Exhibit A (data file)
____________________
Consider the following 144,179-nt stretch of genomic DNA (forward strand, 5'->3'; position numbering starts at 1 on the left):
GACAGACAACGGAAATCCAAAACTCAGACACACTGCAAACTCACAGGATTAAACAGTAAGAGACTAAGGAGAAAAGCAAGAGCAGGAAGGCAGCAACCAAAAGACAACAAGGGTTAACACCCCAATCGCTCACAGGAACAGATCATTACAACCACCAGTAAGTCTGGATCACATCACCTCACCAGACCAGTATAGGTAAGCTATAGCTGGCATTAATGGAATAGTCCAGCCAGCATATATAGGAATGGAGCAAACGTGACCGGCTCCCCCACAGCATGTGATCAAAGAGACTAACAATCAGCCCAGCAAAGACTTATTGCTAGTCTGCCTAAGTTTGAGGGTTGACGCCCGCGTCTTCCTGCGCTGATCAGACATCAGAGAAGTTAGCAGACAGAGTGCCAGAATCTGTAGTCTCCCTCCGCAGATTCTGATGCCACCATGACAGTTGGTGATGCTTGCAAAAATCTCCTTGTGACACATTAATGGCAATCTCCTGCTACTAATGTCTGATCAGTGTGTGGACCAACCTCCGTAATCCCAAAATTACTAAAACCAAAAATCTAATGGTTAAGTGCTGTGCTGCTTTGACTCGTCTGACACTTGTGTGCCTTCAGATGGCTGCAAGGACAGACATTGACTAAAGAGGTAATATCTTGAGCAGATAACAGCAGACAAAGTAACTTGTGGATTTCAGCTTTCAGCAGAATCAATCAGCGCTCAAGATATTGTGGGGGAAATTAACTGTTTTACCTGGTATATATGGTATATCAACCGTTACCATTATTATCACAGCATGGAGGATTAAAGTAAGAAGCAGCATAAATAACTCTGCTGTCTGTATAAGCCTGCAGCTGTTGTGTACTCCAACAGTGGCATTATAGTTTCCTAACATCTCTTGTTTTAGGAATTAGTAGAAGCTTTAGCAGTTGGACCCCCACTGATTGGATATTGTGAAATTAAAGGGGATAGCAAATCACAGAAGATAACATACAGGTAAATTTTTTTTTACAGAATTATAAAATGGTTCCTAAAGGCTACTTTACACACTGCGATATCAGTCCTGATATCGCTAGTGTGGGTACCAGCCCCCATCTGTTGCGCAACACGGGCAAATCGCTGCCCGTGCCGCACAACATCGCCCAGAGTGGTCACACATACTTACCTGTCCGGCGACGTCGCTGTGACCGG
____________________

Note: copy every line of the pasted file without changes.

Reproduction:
Consider the following 144,179-nt stretch of genomic DNA (forward strand, 5'->3'; position numbering starts at 1 on the left):
GACAGACAACGGAAATCCAAAACTCAGACACACTGCAAACTCACAGGATTAAACAGTAAGAGACTAAGGAGAAAAGCAAGAGCAGGAAGGCAGCAACCAAAAGACAACAAGGGTTAACACCCCAATCGCTCACAGGAACAGATCATTACAACCACCAGTAAGTCTGGATCACATCACCTCACCAGACCAGTATAGGTAAGCTATAGCTGGCATTAATGGAATAGTCCAGCCAGCATATATAGGAATGGAGCAAACGTGACCGGCTCCCCCACAGCATGTGATCAAAGAGACTAACAATCAGCCCAGCAAAGACTTATTGCTAGTCTGCCTAAGTTTGAGGGTTGACGCCCGCGTCTTCCTGCGCTGATCAGACATCAGAGAAGTTAGCAGACAGAGTGCCAGAATCTGTAGTCTCCCTCCGCAGATTCTGATGCCACCATGACAGTTGGTGATGCTTGCAAAAATCTCCTTGTGACACATTAATGGCAATCTCCTGCTACTAATGTCTGATCAGTGTGTGGACCAACCTCCGTAATCCCAAAATTACTAAAACCAAAAATCTAATGGTTAAGTGCTGTGCTGCTTTGACTCGTCTGACACTTGTGTGCCTTCAGATGGCTGCAAGGACAGACATTGACTAAAGAGGTAATATCTTGAGCAGATAACAGCAGACAAAGTAACTTGTGGATTTCAGCTTTCAGCAGAATCAATCAGCGCTCAAGATATTGTGGGGGAAATTAACTGTTTTACCTGGTATATATGGTATATCAACCGTTACCATTATTATCACAGCATGGAGGATTAAAGTAAGAAGCAGCATAAATAACTCTGCTGTCTGTATAAGCCTGCAGCTGTTGTGTACTCCAACAGTGGCATTATAGTTTCCTAACATCTCTTGTTTTAGGAATTAGTAGAAGCTTTAGCAGTTGGACCCCCACTGATTGGATATTGTGAAATTAAAGGGGATAGCAAATCACAGAAGATAACATACAGGTAAATTTTTTTTTACAGAATTATAAAATGGTTCCTAAAGGCTACTTTACACACTGCGATATCAGTCCTGATATCGCTAGTGTGGGTACCAGCCCCCATCTGTTGCGCAACACGGGCAAATCGCTGCCCGTGCCGCACAACATCGCCCAGAGTGGTCACACATACTTACCTGTCCGGCGACGTCGCTGTGACCGG